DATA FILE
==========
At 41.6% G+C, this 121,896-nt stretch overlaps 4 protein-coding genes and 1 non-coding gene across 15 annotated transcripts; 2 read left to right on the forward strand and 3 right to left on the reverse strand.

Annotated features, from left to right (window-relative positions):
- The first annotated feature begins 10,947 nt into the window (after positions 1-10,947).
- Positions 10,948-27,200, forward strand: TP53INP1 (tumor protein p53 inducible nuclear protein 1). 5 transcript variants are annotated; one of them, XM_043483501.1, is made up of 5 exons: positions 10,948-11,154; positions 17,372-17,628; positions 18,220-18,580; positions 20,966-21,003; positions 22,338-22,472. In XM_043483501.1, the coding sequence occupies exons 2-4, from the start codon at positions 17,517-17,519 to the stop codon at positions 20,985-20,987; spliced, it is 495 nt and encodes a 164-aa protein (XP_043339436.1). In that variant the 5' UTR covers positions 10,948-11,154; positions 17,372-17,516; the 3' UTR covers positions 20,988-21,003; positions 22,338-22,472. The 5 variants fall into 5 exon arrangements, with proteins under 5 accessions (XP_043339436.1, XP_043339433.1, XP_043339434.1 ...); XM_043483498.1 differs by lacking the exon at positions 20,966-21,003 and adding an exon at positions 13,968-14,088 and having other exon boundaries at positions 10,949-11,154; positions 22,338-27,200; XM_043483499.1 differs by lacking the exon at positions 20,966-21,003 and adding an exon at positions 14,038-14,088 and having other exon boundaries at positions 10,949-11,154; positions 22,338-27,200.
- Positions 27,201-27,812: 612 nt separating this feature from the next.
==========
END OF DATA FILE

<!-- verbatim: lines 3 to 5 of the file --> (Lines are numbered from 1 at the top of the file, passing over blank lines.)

- The first annotated feature begins 10,947 nt into the window (after positions 1-10,947).
- Positions 10,948-27,200, forward strand: TP53INP1 (tumor protein p53 inducible nuclear protein 1). 5 transcript variants are annotated; one of them, XM_043483501.1, is made up of 5 exons: positions 10,948-11,154; positions 17,372-17,628; positions 18,220-18,580; positions 20,966-21,003; positions 22,338-22,472. In XM_043483501.1, the coding sequence occupies exons 2-4, from the start codon at positions 17,517-17,519 to the stop codon at positions 20,985-20,987; spliced, it is 495 nt and encodes a 164-aa protein (XP_043339436.1). In that variant the 5' UTR covers positions 10,948-11,154; positions 17,372-17,516; the 3' UTR covers positions 20,988-21,003; positions 22,338-22,472. The 5 variants fall into 5 exon arrangements, with proteins under 5 accessions (XP_043339436.1, XP_043339433.1, XP_043339434.1 ...); XM_043483498.1 differs by lacking the exon at positions 20,966-21,003 and adding an exon at positions 13,968-14,088 and having other exon boundaries at positions 10,949-11,154; positions 22,338-27,200; XM_043483499.1 differs by lacking the exon at positions 20,966-21,003 and adding an exon at positions 14,038-14,088 and having other exon boundaries at positions 10,949-11,154; positions 22,338-27,200.
- Positions 27,201-27,812: 612 nt separating this feature from the next.